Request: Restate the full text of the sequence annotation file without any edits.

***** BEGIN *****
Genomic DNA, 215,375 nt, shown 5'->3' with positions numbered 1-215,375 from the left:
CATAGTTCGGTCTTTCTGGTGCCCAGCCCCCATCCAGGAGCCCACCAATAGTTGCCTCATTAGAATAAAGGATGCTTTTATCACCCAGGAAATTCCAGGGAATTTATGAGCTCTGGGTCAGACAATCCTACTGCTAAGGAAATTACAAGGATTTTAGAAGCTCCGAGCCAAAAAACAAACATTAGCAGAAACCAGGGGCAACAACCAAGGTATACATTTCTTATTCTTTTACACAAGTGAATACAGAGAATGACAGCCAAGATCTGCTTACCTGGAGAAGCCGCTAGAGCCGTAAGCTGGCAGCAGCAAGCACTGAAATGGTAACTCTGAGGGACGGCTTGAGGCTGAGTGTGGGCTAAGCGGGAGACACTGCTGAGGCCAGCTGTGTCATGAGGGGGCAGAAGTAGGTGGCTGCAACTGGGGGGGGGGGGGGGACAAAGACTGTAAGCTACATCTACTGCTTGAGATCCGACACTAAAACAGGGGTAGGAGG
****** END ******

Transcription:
Genomic DNA, 215,375 nt, shown 5'->3' with positions numbered 1-215,375 from the left:
CATAGTTCGGTCTTTCTGGTGCCCAGCCCCCATCCAGGAGCCCACCAATAGTTGCCTCATTAGAATAAAGGATGCTTTTATCACCCAGGAAATTCCAGGGAATTTATGAGCTCTGGGTCAGACAATCCTACTGCTAAGGAAATTACAAGGATTTTAGAAGCTCCGAGCCAAAAAACAAACATTAGCAGAAACCAGGGGCAACAACCAAGGTATACATTTCTTATTCTTTTACACAAGTGAATACAGAGAATGACAGCCAAGATCTGCTTACCTGGAGAAGCCGCTAGAGCCGTAAGCTGGCAGCAGCAAGCACTGAAATGGTAACTCTGAGGGACGGCTTGAGGCTGAGTGTGGGCTAAGCGGGAGACACTGCTGAGGCCAGCTGTGTCATGAGGGGGCAGAAGTAGGTGGCTGCAACTGGGGGGGGGGGGGGGACAAAGACTGTAAGCTACATCTACTGCTTGAGATCCGACACTAAAACAGGGGTAGGAGG